Counseling center offers two new support groups


The University Counseling Center began offering two new support groups this summer: ALL Black Everything and the LION UP Recovery Book Club. 

ALL Black Everything is a group that provides a space for discussing issues that affect the African American community on campus. The group is open to anyone and meets virtually on Fridays at 1 p.m.

Andre Carpenter, interim coordinator for the Office of Student Advocacy and Accountability, is the leader of ALL Black Everything. Carpenter explained how the idea for the group began.

“We were discussing the creation of more, and the idea of an African American support group came up,” said Carpenter. “Being the only African American counselor on the team, I didn’t initially raise my hand for it because I did not want to be the ‘token Black guy,’ nor did I want it to be assumed that I wanted to do it. Plus, I just arrived at Southeastern, and I wanted to take my time before taking on too much. After the George Floyd incident and the unrest in the country began to show, I decided it was time to go ahead and start it up.”

Carpenter shared the typical agenda for an ALL Black Everything meeting, including some of the topics that affect members of the group.

“Typically just to discuss what’s going on with people and to see if others are having those same experiences,” explained Carpenter. “Then we talk about them and see how we can all be there to support one another. I will, however, have a few prompts or questions just to help move the group along should it get stagnant. Might ask about world news, COVID, does racism exist on campus, and in what form? What’s the experience as an African American student at Southeastern and so forth. Trying to hit issues that more often than not affect the African American population on campus.”

Carpenter elaborated on the importance of having groups like ALL Black Everything available for students who need to be around others who have had similar experiences.

It’s always important to have a ‘safe space,’” mentioned Carpenter. “A place where you can go to just be you, around others who can relate to you and see you for who you genuinely are.This would be similar to guys just wanting a guys weekend or girls wanting a girls trip together without the opposite sex. We all still love each other, but sometimes you just want to be around people who are like you, who you can relate to, and that is absolutely okay.”

While the group is open to people of all backgrounds, Carpenter emphasized the importance of the group’s focus on African American students.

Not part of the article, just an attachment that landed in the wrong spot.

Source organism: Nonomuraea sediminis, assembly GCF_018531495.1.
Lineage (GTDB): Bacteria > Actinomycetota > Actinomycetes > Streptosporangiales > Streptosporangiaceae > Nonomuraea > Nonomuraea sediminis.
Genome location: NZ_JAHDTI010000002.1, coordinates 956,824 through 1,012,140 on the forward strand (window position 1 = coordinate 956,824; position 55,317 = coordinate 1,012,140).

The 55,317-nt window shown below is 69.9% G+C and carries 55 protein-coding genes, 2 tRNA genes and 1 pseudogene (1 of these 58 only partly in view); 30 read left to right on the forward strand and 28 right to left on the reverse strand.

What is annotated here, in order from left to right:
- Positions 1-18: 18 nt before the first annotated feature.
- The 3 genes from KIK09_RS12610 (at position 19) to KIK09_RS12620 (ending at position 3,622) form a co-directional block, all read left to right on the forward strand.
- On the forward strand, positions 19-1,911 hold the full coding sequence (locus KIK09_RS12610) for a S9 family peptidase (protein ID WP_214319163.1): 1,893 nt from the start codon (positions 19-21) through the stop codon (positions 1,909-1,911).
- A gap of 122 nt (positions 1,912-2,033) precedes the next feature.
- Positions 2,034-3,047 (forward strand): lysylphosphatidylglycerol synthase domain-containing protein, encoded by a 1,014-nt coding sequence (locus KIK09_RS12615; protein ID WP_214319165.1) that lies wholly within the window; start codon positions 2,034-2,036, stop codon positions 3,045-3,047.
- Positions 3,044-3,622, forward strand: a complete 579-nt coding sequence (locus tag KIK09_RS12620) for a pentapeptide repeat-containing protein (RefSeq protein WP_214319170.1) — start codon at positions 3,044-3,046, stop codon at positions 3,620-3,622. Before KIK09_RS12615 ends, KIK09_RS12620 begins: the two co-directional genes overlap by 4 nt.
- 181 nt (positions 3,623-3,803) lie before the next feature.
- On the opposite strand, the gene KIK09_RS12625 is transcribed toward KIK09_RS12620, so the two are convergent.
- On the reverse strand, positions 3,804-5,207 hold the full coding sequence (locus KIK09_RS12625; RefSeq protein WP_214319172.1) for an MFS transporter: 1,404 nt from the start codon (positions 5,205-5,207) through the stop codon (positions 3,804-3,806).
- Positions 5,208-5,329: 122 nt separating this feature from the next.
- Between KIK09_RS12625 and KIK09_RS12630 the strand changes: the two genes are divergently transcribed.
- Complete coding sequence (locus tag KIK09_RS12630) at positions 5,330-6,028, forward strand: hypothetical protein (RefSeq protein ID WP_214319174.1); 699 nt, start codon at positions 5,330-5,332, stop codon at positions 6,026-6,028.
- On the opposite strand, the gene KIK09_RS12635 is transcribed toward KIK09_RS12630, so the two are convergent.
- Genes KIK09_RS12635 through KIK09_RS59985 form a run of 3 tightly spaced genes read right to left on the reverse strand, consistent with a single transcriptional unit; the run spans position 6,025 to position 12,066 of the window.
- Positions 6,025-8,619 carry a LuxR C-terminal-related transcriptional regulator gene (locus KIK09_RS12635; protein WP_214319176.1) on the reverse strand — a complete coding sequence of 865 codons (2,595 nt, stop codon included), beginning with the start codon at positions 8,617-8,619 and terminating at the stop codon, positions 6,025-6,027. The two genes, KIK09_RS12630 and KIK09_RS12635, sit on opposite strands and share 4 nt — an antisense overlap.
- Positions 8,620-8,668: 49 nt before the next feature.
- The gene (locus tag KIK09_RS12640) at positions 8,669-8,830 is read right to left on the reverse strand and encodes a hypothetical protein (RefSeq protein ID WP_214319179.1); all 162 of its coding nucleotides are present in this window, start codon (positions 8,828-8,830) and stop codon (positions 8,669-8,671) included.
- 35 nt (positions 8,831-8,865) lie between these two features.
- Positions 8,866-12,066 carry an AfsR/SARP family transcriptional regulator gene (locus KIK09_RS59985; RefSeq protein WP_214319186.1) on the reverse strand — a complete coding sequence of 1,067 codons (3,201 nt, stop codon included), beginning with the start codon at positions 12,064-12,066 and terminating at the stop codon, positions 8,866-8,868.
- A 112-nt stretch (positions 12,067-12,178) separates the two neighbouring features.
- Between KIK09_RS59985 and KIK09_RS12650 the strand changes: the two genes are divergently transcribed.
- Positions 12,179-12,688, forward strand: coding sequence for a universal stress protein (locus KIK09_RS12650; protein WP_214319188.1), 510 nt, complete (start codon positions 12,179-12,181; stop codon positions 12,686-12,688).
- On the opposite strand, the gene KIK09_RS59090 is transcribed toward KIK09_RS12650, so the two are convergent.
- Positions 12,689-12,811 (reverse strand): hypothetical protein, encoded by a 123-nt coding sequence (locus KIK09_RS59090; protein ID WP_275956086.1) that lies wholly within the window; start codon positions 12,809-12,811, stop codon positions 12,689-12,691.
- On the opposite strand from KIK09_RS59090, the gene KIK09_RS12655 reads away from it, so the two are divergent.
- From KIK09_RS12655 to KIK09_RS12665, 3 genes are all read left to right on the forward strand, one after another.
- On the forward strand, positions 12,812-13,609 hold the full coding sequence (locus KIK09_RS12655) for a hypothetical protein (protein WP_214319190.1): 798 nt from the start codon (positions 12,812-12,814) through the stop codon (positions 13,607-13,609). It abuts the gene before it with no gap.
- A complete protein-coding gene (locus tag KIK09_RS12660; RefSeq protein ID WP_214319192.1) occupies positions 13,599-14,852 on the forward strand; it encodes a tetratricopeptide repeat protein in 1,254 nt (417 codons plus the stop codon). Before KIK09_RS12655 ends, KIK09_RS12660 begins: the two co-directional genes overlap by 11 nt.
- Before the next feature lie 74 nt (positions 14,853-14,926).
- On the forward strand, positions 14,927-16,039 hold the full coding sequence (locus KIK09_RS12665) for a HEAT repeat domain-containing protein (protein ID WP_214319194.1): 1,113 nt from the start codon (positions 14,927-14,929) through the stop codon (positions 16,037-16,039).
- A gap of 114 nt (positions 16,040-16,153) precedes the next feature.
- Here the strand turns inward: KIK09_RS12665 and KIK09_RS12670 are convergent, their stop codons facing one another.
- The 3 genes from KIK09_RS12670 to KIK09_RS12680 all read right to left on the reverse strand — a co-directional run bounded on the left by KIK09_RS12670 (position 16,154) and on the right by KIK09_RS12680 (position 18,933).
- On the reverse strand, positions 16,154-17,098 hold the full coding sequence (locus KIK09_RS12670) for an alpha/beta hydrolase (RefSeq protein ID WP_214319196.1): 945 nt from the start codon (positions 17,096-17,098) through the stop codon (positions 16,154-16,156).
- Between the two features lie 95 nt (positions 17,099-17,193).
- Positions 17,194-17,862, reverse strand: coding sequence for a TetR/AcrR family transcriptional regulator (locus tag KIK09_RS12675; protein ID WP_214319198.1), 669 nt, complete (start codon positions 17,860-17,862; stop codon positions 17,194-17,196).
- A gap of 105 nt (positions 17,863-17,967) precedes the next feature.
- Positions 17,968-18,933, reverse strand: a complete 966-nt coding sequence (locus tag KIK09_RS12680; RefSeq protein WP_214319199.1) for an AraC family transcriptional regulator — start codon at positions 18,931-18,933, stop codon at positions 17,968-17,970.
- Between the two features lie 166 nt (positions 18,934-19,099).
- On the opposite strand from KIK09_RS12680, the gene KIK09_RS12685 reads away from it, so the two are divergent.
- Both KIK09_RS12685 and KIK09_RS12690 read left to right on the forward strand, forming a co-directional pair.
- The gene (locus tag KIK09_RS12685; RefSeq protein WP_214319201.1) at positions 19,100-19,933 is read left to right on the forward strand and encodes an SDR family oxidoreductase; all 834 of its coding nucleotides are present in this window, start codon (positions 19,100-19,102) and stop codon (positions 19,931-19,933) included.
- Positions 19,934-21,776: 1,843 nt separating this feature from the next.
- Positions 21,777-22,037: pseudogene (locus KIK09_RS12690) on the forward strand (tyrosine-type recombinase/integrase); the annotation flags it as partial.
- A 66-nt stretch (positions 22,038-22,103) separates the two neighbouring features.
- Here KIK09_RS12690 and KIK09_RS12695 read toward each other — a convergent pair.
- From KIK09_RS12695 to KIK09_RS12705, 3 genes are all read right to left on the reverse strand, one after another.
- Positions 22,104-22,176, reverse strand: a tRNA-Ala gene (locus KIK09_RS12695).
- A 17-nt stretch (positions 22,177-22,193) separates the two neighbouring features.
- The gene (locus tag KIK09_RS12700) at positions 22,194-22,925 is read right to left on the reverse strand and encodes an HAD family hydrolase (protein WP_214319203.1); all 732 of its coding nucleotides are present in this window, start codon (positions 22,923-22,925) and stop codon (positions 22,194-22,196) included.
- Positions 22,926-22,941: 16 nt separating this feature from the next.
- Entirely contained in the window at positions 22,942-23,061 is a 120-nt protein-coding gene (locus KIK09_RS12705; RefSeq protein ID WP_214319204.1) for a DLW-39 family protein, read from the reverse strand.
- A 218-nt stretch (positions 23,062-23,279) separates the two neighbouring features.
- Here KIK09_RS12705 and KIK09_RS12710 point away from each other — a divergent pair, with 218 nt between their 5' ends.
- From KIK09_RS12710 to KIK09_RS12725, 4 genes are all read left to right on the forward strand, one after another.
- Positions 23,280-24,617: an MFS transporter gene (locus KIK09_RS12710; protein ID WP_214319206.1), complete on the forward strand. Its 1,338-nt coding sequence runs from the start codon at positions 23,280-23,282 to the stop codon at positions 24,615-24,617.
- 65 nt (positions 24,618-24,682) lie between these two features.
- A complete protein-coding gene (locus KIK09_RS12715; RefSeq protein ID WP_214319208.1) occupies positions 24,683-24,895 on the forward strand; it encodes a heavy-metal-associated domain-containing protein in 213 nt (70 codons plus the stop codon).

You do not have to be African American to join the group,” said Carpenter.  “You just have to be aware that this is a space to support the African American SELU community, and therefore, the goal is to discuss issues that impact that community more so than others. To talk about ways we can support one another and build a better community. This will be just one of the ways we can enhance the experience while at SELU.”

The LION UP Recovery Book Club is led by Madison Evans, coordinator of collegiate Recovery at the UCC. The group meets virtually at 5 p.m. on Fridays.

The first book the group is discussing is “The Big Book,” a common read among those who are trying to recover from alcoholism. 

“Southeastern holds the state’s first collegiate recovery program,” stated Evans. “We have students in that program that study The Big Book of Alcoholics Anonymous. They kind of live by it, so it was only right that we provide them the opportunity to engage in a meeting of this nature. However, because we want to offer multiple pathways to recovery, we didn’t want to make it a Big Book study, we wanted to make it a book study, and we would feature different books. We’re just going to start with ‘The Big Book.’”

The group is open to anyone in the campus community, not just members of the recovery program. Evans mentioned that “The Big Book” could be beneficial to those who are interested in entering the field of substance use as well.

“You do not have to be in recovery to attend, if you just want to know more about this book,” said Evans. “It outlines how some people have recovered. I think it’s very needed for people that want to work in the field of substance use, so if anyone has an interest of ever working in the field, if you have a family member or a friend who is struggling with alcoholism or substance use, it could be a great piece of literature.”

Although the book is focused on alcoholism, the recovery process that it covers could be applied to other kinds of addictions, according to Evans.

“Some people work the 12 steps of alcoholics anonymous, they work the steps if they’re a sex addict, a porn addict, eating disorders, gambling addiction, all sorts of things can be really relevant in many different situations,” explained Evans.

Both groups are open to all members of the campus community. To join a group, fill out the Google Form found on the UCC ‘s page of the university website.